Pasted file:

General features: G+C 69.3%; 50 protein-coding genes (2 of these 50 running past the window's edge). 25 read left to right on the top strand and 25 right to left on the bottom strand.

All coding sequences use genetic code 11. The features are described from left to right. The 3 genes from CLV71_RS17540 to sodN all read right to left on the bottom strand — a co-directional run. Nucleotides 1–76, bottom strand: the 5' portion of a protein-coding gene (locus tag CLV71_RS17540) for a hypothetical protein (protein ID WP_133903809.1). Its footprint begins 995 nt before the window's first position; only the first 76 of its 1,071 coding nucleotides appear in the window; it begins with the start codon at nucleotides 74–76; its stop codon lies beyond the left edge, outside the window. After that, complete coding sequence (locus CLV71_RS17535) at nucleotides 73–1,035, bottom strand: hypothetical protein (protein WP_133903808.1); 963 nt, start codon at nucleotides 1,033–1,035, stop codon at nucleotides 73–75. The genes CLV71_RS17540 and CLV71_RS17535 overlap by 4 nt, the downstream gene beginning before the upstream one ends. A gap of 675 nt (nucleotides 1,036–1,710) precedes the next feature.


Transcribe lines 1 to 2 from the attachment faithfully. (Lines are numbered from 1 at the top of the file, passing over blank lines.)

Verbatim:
General features: G+C 69.3%; 50 protein-coding genes (2 of these 50 running past the window's edge). 25 read left to right on the top strand and 25 right to left on the bottom strand.

All coding sequences use genetic code 11. The features are described from left to right. The 3 genes from CLV71_RS17540 to sodN all read right to left on the bottom strand — a co-directional run. Nucleotides 1–76, bottom strand: the 5' portion of a protein-coding gene (locus tag CLV71_RS17540) for a hypothetical protein (protein ID WP_133903809.1). Its footprint begins 995 nt before the window's first position; only the first 76 of its 1,071 coding nucleotides appear in the window; it begins with the start codon at nucleotides 74–76; its stop codon lies beyond the left edge, outside the window. After that, complete coding sequence (locus CLV71_RS17535) at nucleotides 73–1,035, bottom strand: hypothetical protein (protein WP_133903808.1); 963 nt, start codon at nucleotides 1,033–1,035, stop codon at nucleotides 73–75. The genes CLV71_RS17540 and CLV71_RS17535 overlap by 4 nt, the downstream gene beginning before the upstream one ends. A gap of 675 nt (nucleotides 1,036–1,710) precedes the next feature.